Moore: ‘It’s Time to Move On’ from Block 20 F-22s, JATM Still on Schedule

It would cost a minimum of $7 billion to upgrade and operate the 32 Block 20 F-22s the Air Force is seeking to retire, money the service thinks is better applied to the Next Generation Air Dominance program. Beyond that, though, it would also take a decade to do and peel limited engineering resources away from the F-35 program, Lt. Gen. Richard G. Moore Jr., vice chief of staff for plans and programs, said March 6.

Speaking at a panel hosted by the Mitchell Institute for Aerospace Studies, Moore also gave a rare status report on the highly classified AIM-260 Joint Advanced Tactical Missile, saying a surge in future funding for the AIM-120 AMRAAM—which JATM Is supposed to replace—is only an indication that the Air Force is investing more in munitions overall, not a warning sign that JATM is in trouble.


Just to keep flying the Block 20 F-22s as they are costs the Air Force about $485 million a year, Moore said, for a price of $3.5 billion through the end of the decade. To upgrade those aircraft to Block 35 standards, though—as some in Congress have urged—would cost an additional $3.5 billion.

Such a move would be the wrong investment to make, Moore argued, given that the entire F-22 fleet will be retired in favor of NGAD around 2030. It would cost even more to keep those aircraft on par with the rest of the fleet, but Moore did not provide a specific price for that expense.

On top of price, there is a larger, practical challenge; the effort needed to upgrade the 32 airplanes “would take a decade to get started,” Moore said. “There’s a lot of engineering work that that would take.”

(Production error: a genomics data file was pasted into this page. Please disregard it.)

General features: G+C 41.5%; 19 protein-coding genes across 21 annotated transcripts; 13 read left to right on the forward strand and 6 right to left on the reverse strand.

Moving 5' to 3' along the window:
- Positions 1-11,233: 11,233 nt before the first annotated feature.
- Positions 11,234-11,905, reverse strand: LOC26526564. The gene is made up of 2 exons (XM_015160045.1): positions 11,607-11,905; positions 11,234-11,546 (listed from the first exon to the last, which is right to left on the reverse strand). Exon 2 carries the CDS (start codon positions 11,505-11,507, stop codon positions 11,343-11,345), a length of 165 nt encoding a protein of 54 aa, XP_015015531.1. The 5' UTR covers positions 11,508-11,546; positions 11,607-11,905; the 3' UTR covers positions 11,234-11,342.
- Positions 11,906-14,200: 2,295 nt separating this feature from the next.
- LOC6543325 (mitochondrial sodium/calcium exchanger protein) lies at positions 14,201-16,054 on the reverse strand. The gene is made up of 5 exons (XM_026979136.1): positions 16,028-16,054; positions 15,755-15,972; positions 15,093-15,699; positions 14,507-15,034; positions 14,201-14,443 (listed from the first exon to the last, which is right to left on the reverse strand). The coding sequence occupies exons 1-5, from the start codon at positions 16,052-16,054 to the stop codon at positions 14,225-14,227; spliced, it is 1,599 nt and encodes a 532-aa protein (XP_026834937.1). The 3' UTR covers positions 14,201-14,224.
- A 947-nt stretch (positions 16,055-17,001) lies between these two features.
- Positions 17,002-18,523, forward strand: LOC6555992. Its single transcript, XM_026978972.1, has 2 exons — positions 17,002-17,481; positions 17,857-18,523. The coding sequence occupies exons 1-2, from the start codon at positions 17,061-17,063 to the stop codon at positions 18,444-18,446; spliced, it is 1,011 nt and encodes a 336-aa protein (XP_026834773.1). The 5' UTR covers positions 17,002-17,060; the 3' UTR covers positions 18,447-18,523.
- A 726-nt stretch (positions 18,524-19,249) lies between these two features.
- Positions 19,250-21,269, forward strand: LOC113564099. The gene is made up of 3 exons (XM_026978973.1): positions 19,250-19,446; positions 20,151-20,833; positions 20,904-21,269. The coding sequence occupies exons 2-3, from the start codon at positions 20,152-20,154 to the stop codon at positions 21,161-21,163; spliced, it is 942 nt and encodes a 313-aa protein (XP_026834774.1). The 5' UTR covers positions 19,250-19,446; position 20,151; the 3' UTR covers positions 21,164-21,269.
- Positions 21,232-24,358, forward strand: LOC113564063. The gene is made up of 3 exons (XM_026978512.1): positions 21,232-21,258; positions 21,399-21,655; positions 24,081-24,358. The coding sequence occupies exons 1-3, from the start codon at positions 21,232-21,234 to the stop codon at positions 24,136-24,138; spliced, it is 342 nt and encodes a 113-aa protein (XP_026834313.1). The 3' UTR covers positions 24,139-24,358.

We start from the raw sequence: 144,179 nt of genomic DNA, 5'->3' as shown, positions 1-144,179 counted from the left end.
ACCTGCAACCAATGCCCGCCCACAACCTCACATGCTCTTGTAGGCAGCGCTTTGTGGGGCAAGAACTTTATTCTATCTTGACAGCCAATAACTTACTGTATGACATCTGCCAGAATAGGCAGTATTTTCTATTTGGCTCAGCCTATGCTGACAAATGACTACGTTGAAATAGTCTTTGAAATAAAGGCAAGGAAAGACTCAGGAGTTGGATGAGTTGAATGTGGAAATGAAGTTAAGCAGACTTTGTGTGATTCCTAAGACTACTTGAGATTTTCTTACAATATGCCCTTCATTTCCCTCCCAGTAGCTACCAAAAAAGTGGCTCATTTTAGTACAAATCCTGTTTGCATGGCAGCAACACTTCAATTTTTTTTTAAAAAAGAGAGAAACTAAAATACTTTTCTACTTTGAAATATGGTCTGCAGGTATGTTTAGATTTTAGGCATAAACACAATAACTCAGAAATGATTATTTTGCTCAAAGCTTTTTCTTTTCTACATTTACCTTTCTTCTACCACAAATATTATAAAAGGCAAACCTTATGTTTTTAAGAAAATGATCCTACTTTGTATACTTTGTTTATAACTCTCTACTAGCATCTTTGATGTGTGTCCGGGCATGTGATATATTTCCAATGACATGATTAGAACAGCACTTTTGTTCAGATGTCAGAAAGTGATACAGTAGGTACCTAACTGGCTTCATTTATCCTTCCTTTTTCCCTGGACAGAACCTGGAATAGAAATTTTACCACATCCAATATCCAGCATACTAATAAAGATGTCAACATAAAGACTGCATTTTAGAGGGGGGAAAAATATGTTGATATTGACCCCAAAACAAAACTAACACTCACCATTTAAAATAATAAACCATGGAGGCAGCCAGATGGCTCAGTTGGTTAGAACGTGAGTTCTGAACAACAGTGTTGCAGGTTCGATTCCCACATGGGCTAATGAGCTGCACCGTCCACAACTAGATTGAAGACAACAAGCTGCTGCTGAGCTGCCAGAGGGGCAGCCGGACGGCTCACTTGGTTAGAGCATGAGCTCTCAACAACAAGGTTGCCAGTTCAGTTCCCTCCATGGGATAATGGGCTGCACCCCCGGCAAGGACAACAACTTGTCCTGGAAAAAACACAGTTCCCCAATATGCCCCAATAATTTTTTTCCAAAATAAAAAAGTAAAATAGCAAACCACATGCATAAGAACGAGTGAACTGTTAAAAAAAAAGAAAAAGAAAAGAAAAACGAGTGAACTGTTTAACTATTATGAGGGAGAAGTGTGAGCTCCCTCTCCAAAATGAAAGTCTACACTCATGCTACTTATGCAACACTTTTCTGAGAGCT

The engineering work is especially troublesome because Lockheed Martin, the prime contractor for the F-22 and F-35, has limited capacity, Moore said.

“Lockheed is not fully staffed for engineers,” Moore said. “So if we were to stand up an effort like this, it would be reasonable to expect they would have to pull some engineering talent off of F-35—probably that means Block 4—in order to get this accomplished. I don’t think that is a [worthwhile] trade to us.”

Moore did not mention it, but Lockheed is also almost certainly one of the companies vying to build the NGAD, which is already well along in prototyping and risk-reduction. That effort would further tax the company’s engineering corps.  

Air Force budget documents show the service already plans to spend more than $9 billion upgrading its remaining F-22s through the end of the decade, equipping them with stealthy external fuel tanks to extend their range; new sensors in underwing pods; improvements to the jet’s stealthy attributes, plus communications, navigation and other upgrades.

The Air Force is also asking for more than $22 billion in its five-year defense plan for NGAD. Moore’s comments indicate the planned F-22 retirements account for about a third of NGAD funding in that time.